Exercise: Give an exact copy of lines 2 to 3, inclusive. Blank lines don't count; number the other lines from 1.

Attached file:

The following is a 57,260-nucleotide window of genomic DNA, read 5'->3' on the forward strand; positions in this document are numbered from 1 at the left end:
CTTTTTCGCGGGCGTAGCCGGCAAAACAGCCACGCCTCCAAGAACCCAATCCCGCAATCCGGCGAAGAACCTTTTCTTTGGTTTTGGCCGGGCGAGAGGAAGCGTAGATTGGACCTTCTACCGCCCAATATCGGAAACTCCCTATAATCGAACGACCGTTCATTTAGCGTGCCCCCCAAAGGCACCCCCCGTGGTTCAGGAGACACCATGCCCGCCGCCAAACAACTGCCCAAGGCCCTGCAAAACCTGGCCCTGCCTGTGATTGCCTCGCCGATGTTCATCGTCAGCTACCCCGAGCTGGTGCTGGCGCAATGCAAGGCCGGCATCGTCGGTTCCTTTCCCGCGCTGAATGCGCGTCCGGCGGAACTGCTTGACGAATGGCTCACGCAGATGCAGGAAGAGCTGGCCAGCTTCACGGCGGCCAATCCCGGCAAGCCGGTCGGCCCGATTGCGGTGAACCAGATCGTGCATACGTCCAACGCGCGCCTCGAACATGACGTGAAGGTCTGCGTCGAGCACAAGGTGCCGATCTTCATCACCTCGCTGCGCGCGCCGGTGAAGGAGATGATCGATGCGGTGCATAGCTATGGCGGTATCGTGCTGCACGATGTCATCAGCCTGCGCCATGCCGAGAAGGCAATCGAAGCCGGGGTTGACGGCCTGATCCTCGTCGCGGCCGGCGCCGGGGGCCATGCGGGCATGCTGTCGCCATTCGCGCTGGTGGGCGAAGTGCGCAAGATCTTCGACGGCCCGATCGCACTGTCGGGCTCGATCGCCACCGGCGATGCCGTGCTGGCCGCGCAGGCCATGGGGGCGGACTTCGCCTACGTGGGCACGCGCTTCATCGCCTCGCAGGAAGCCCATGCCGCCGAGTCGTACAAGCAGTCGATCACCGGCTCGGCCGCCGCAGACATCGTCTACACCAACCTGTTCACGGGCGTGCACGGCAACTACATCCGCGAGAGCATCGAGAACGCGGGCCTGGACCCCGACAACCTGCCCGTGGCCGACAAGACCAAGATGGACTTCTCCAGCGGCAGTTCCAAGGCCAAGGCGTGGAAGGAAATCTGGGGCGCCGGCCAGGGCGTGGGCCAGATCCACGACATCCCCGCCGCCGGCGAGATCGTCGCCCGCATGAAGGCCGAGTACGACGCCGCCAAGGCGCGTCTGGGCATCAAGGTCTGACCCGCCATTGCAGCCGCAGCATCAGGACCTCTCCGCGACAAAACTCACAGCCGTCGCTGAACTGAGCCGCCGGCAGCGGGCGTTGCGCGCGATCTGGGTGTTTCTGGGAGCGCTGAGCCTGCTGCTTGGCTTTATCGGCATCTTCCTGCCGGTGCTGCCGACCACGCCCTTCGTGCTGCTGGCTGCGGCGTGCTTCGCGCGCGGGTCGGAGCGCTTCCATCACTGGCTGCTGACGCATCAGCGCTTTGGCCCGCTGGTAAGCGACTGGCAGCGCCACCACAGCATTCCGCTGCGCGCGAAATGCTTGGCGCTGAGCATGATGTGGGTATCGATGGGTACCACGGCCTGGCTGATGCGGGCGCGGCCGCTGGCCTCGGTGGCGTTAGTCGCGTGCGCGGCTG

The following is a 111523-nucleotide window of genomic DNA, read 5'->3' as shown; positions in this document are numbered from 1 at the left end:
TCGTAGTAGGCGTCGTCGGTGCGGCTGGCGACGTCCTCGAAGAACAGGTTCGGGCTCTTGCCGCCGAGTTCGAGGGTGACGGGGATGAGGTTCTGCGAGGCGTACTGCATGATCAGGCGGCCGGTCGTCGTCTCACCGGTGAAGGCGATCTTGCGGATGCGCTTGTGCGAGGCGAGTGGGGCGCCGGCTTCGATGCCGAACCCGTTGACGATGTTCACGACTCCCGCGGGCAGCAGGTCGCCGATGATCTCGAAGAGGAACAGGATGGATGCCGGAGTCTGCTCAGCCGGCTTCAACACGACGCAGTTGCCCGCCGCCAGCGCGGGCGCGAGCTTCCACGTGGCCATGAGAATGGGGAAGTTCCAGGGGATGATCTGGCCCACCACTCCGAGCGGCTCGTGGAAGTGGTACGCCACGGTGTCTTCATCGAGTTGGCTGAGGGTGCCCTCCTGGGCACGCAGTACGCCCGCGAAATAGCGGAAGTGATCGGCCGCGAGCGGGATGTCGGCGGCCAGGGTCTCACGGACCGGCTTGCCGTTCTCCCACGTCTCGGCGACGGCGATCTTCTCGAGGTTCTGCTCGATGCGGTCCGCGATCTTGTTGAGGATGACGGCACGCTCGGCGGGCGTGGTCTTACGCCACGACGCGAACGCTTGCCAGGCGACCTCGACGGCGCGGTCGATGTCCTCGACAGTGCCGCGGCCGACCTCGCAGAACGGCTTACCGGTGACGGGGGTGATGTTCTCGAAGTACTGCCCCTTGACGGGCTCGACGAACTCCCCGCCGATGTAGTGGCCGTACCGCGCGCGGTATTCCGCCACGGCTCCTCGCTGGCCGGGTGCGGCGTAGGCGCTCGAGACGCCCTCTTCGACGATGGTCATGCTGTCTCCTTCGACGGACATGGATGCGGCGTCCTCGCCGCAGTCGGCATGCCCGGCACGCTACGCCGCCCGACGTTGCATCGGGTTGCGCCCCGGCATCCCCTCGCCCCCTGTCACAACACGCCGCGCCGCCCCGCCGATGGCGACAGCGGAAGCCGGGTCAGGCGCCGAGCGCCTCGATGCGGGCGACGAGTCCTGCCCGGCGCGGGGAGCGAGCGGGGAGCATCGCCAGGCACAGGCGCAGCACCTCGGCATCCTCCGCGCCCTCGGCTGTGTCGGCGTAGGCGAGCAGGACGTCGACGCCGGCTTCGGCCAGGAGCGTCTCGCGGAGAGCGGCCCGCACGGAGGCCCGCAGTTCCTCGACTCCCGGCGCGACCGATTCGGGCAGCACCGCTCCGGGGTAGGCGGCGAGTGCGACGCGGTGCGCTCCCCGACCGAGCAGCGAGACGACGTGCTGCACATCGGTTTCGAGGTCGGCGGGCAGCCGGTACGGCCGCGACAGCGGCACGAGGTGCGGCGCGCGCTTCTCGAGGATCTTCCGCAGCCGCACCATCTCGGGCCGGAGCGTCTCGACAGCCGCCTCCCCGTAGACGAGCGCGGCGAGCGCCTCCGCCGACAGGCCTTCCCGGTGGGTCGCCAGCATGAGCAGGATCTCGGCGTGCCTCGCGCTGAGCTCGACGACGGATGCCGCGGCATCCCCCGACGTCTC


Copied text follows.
CTTTTTCGCGGGCGTAGCCGGCAAAACAGCCACGCCTCCAAGAACCCAATCCCGCAATCCGGCGAAGAACCTTTTCTTTGGTTTTGGCCGGGCGAGAGGAAGCGTAGATTGGACCTTCTACCGCCCAATATCGGAAACTCCCTATAATCGAACGACCGTTCATTTAGCGTGCCCCCCAAAGGCACCCCCCGTGGTTCAGGAGACACCATGCCCGCCGCCAAACAACTGCCCAAGGCCCTGCAAAACCTGGCCCTGCCTGTGATTGCCTCGCCGATGTTCATCGTCAGCTACCCCGAGCTGGTGCTGGCGCAATGCAAGGCCGGCATCGTCGGTTCCTTTCCCGCGCTGAATGCGCGTCCGGCGGAACTGCTTGACGAATGGCTCACGCAGATGCAGGAAGAGCTGGCCAGCTTCACGGCGGCCAATCCCGGCAAGCCGGTCGGCCCGATTGCGGTGAACCAGATCGTGCATACGTCCAACGCGCGCCTCGAACATGACGTGAAGGTCTGCGTCGAGCACAAGGTGCCGATCTTCATCACCTCGCTGCGCGCGCCGGTGAAGGAGATGATCGATGCGGTGCATAGCTATGGCGGTATCGTGCTGCACGATGTCATCAGCCTGCGCCATGCCGAGAAGGCAATCGAAGCCGGGGTTGACGGCCTGATCCTCGTCGCGGCCGGCGCCGGGGGCCATGCGGGCATGCTGTCGCCATTCGCGCTGGTGGGCGAAGTGCGCAAGATCTTCGACGGCCCGATCGCACTGTCGGGCTCGATCGCCACCGGCGATGCCGTGCTGGCCGCGCAGGCCATGGGGGCGGACTTCGCCTACGTGGGCACGCGCTTCATCGCCTCGCAGGAAGCCCATGCCGCCGAGTCGTACAAGCAGTCGATCACCGGCTCGGCCGCCGCAGACATCGTCTACACCAACCTGTTCACGGGCGTGCACGGCAACTACATCCGCGAGAGCATCGAGAACGCGGGCCTGGACCCCGACAACCTGCCCGTGGCCGACAAGACCAAGATGGACTTCTCCAGCGGCAGTTCCAAGGCCAAGGCGTGGAAGGAAATCTGGGGCGCCGGCCAGGGCGTGGGCCAGATCCACGACATCCCCGCCGCCGGCGAGATCGTCGCCCGCATGAAGGCCGAGTACGACGCCGCCAAGGCGCGTCTGGGCATCAAGGTCTGACCCGCCATTGCAGCCGCAGCATCAGGACCTCTCCGCGACAAAACTCACAGCCGTCGCTGAACTGAGCCGCCGGCAGCGGGCGTTGCGCGCGATCTGGGTGTTTCTGGGAGCGCTGAGCCTGCTGCTTGGCTTTATCGGCATCTTCCTGCCGGTGCTGCCGACCACGCCCTTCGTGCTGCTGGCTGCGGCGTGCTTCGCGCGCGGGTCGGAGCGCTTCCATCACTGGCTGCTGACGCATCAGCGCTTTGGCCCGCTGGTAAGCGACTGGCAGCGCCACCACAGCATTCCGCTGCGCGCGAAATGCTTGGCGCTGAGCATGATGTGGGTATCGATGGGTACCACGGCCTGGCTGATGCGGGCGCGGCCGCTGGCCTCGGTGGCGTTAGTCGCGTGCGCGGCTG

The following is a 111523-nucleotide window of genomic DNA, read 5'->3' as shown; positions in this document are numbered from 1 at the left end: